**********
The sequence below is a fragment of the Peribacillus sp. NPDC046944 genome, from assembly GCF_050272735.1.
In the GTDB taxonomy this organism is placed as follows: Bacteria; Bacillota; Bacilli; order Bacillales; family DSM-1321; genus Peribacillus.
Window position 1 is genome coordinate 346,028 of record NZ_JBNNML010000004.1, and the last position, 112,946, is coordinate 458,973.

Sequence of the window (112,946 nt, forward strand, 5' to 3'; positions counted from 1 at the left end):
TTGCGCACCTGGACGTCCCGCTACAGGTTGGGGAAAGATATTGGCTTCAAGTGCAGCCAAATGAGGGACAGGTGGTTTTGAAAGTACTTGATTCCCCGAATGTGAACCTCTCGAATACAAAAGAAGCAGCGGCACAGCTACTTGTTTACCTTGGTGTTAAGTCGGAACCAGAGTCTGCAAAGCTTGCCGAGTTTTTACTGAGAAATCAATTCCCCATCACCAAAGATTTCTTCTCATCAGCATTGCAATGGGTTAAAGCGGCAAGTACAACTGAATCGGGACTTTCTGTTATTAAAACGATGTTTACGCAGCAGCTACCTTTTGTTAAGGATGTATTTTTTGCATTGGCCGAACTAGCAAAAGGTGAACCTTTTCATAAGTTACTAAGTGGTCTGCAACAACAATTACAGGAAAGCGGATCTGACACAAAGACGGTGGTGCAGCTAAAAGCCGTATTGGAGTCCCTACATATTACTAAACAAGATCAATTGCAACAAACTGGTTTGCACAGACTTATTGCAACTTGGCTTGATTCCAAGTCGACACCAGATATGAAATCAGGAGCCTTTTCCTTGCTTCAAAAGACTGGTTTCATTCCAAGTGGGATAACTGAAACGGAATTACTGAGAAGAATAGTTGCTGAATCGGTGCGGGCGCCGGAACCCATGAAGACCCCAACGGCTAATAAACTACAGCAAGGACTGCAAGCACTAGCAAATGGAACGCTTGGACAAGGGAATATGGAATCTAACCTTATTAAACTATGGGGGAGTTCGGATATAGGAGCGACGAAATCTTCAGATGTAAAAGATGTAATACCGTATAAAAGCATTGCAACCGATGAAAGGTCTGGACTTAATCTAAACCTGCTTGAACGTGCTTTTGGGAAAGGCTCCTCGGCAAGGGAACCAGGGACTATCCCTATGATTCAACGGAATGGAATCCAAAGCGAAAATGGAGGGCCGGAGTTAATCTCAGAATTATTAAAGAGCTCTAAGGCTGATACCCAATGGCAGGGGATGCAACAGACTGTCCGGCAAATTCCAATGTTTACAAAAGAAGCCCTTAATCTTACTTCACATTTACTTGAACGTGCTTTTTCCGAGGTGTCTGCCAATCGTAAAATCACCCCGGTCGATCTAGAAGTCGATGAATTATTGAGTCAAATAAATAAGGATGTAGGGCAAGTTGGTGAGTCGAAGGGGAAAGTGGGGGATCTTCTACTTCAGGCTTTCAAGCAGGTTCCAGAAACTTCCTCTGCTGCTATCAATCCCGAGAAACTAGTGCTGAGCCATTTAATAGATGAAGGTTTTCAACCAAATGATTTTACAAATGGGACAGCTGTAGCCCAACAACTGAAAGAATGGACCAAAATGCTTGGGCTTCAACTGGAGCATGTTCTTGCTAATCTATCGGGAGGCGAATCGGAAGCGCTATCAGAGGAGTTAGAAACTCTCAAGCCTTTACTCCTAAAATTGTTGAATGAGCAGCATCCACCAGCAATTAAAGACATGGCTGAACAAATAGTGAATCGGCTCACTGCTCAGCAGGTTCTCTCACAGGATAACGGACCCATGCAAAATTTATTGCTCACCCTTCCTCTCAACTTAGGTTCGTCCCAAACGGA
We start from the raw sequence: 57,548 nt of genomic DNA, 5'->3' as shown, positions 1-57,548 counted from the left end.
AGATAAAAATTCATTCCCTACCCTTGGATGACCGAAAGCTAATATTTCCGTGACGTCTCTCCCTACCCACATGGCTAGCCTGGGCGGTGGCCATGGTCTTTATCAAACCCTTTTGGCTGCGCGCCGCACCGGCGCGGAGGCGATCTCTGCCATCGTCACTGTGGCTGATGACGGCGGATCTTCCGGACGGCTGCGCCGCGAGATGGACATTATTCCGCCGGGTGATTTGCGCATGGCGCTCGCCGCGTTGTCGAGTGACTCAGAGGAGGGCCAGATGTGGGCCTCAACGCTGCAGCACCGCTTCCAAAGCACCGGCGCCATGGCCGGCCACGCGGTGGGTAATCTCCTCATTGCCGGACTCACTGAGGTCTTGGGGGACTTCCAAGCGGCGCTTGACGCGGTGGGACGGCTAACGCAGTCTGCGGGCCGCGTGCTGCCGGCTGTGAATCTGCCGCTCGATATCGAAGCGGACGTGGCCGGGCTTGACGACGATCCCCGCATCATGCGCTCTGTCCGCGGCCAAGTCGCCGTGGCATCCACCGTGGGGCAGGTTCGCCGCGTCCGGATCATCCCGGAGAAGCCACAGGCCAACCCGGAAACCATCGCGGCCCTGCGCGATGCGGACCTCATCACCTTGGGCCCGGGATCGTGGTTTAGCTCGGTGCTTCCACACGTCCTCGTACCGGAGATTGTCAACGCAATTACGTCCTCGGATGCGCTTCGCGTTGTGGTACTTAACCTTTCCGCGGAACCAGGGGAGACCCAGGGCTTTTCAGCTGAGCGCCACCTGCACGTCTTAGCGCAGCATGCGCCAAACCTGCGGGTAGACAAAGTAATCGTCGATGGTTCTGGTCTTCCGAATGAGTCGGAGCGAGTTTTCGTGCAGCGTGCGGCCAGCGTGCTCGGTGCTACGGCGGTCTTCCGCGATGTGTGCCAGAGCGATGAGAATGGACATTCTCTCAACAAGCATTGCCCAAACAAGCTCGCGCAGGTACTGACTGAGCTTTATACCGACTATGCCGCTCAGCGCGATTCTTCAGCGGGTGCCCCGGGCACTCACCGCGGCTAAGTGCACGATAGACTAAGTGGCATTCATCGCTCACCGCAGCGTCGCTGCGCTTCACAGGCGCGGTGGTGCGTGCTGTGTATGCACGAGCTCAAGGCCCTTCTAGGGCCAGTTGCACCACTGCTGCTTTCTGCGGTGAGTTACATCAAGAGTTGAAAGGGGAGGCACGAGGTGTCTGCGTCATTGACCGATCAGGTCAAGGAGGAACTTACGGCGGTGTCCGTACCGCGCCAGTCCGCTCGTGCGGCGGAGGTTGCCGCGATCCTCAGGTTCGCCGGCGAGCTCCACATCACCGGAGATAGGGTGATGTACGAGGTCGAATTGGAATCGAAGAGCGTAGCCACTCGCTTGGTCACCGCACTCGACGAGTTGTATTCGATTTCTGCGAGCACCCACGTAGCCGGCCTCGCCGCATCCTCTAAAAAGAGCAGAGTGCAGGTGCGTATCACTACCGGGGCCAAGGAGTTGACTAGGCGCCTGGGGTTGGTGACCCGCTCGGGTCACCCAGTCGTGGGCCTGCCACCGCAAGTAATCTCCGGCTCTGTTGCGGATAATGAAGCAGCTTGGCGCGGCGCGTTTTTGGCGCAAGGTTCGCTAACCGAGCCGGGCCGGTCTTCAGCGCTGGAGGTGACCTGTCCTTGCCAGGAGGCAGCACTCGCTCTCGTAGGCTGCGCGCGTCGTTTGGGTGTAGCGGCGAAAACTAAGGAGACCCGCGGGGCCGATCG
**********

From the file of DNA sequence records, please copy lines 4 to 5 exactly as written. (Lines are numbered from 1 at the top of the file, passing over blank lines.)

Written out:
Sequence of the window (112,946 nt, forward strand, 5' to 3'; positions counted from 1 at the left end):
TTGCGCACCTGGACGTCCCGCTACAGGTTGGGGAAAGATATTGGCTTCAAGTGCAGCCAAATGAGGGACAGGTGGTTTTGAAAGTACTTGATTCCCCGAATGTGAACCTCTCGAATACAAAAGAAGCAGCGGCACAGCTACTTGTTTACCTTGGTGTTAAGTCGGAACCAGAGTCTGCAAAGCTTGCCGAGTTTTTACTGAGAAATCAATTCCCCATCACCAAAGATTTCTTCTCATCAGCATTGCAATGGGTTAAAGCGGCAAGTACAACTGAATCGGGACTTTCTGTTATTAAAACGATGTTTACGCAGCAGCTACCTTTTGTTAAGGATGTATTTTTTGCATTGGCCGAACTAGCAAAAGGTGAACCTTTTCATAAGTTACTAAGTGGTCTGCAACAACAATTACAGGAAAGCGGATCTGACACAAAGACGGTGGTGCAGCTAAAAGCCGTATTGGAGTCCCTACATATTACTAAACAAGATCAATTGCAACAAACTGGTTTGCACAGACTTATTGCAACTTGGCTTGATTCCAAGTCGACACCAGATATGAAATCAGGAGCCTTTTCCTTGCTTCAAAAGACTGGTTTCATTCCAAGTGGGATAACTGAAACGGAATTACTGAGAAGAATAGTTGCTGAATCGGTGCGGGCGCCGGAACCCATGAAGACCCCAACGGCTAATAAACTACAGCAAGGACTGCAAGCACTAGCAAATGGAACGCTTGGACAAGGGAATATGGAATCTAACCTTATTAAACTATGGGGGAGTTCGGATATAGGAGCGACGAAATCTTCAGATGTAAAAGATGTAATACCGTATAAAAGCATTGCAACCGATGAAAGGTCTGGACTTAATCTAAACCTGCTTGAACGTGCTTTTGGGAAAGGCTCCTCGGCAAGGGAACCAGGGACTATCCCTATGATTCAACGGAATGGAATCCAAAGCGAAAATGGAGGGCCGGAGTTAATCTCAGAATTATTAAAGAGCTCTAAGGCTGATACCCAATGGCAGGGGATGCAACAGACTGTCCGGCAAATTCCAATGTTTACAAAAGAAGCCCTTAATCTTACTTCACATTTACTTGAACGTGCTTTTTCCGAGGTGTCTGCCAATCGTAAAATCACCCCGGTCGATCTAGAAGTCGATGAATTATTGAGTCAAATAAATAAGGATGTAGGGCAAGTTGGTGAGTCGAAGGGGAAAGTGGGGGATCTTCTACTTCAGGCTTTCAAGCAGGTTCCAGAAACTTCCTCTGCTGCTATCAATCCCGAGAAACTAGTGCTGAGCCATTTAATAGATGAAGGTTTTCAACCAAATGATTTTACAAATGGGACAGCTGTAGCCCAACAACTGAAAGAATGGACCAAAATGCTTGGGCTTCAACTGGAGCATGTTCTTGCTAATCTATCGGGAGGCGAATCGGAAGCGCTATCAGAGGAGTTAGAAACTCTCAAGCCTTTACTCCTAAAATTGTTGAATGAGCAGCATCCACCAGCAATTAAAGACATGGCTGAACAAATAGTGAATCGGCTCACTGCTCAGCAGGTTCTCTCACAGGATAACGGACCCATGCAAAATTTATTGCTCACCCTTCCTCTCAACTTAGGTTCGTCCCAAACGGA